Serious efforts to reform prescriptions of opiate pain killers to prevent people from becoming addicted have had only modest success so far

Lots of changes in how medical providers prescribe opiates were made to address the opiate addiction problems in the twenty teens. As the Kaiser Family Foundation explains at the link:

The opioid overdose epidemic, characterized by the rapid rise in opioid-involved overdoses and overdose-related deaths, began in the late 1990s, driven by increased prescribing of opioids to treat pain. In subsequent years, the epidemic evolved, and is now largely driven by synthetic opioid-involved deaths, including illicitly manufactured fentanyl. Medicaid enrollees have been particularly impacted by the opioid epidemic, with higher rates of substance use disorder (SUD) and prescribed opioids among Medicaid enrollees compared to people with other types of insurance. To combat the opioid overdose epidemic, policymakers have enacted legislation to reduce opioid prescriptions for pain and increase access to treatment for opioid use disorder (OUD), and the Consolidated Appropriations Act, passed in December 2022, vastly increased the number of providers authorized to prescribe controlled substance medication treatment to treat OUD.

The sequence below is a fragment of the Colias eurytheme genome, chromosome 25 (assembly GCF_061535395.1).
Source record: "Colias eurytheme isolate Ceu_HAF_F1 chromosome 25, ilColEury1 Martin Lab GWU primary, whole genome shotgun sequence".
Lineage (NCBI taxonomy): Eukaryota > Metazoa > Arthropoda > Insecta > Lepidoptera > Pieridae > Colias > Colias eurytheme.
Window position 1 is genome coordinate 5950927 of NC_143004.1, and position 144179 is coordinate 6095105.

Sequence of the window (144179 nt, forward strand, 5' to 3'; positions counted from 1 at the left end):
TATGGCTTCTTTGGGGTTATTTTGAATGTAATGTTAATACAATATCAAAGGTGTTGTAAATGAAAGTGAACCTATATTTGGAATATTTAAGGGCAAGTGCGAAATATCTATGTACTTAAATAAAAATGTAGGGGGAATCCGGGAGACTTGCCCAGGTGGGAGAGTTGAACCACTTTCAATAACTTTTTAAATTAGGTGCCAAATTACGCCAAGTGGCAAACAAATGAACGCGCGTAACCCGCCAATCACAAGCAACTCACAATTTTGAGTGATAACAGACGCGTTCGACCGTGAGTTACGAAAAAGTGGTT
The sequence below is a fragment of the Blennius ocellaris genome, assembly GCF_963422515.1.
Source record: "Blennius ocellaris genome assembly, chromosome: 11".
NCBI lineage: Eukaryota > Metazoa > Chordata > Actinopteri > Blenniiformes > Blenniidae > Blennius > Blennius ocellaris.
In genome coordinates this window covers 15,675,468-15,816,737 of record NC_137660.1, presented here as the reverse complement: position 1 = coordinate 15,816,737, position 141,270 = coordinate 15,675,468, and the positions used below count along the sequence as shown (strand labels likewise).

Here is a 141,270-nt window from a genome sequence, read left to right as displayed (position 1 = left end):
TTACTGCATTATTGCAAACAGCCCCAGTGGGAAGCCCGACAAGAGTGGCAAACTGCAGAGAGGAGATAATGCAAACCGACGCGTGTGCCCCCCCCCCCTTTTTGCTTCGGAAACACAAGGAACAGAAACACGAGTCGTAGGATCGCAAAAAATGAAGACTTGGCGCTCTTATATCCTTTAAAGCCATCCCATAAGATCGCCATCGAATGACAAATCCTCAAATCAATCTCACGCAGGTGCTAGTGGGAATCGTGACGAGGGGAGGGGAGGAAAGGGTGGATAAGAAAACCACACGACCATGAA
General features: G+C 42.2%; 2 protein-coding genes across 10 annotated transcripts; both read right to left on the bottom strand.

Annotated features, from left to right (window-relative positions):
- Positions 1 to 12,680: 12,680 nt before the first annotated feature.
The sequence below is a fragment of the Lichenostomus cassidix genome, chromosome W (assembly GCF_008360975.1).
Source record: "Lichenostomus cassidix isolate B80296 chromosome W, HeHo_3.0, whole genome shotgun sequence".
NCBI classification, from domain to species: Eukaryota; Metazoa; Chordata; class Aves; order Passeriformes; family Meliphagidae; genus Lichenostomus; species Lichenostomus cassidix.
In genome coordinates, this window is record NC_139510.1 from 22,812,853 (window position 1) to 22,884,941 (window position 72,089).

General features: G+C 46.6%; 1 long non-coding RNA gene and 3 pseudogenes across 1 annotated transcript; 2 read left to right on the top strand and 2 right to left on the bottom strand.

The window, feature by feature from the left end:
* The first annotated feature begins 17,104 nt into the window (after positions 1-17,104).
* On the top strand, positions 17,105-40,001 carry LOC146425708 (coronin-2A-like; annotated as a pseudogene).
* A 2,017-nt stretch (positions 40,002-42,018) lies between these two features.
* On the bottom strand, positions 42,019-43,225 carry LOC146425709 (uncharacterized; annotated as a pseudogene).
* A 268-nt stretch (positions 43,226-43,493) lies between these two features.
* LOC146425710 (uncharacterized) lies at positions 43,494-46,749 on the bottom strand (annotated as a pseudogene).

This analysis builds on previous KFF work by using Medicaid claims data, administrative data on Medicaid enrollees’ health care utilization, for 2016-2019 to explore how prescriptions for opioids used to treat pain and those used to treat OUD or rapidly reverse overdose changed across states and enrollee demographic groups over time leading up to the COVID-19 pandemic. A full description of the data and methods can be found in the Methods section. Key findings include the following:

  • Opioid prescriptions declined overall from 2016 to 2019, driven by a 44% decline in the number of prescriptions for opioids used to treat pain. At the same time, prescriptions for medications used to treat OUD or rapidly reverse opioid overdose doubled, driven by an increase in buprenorphine prescriptions.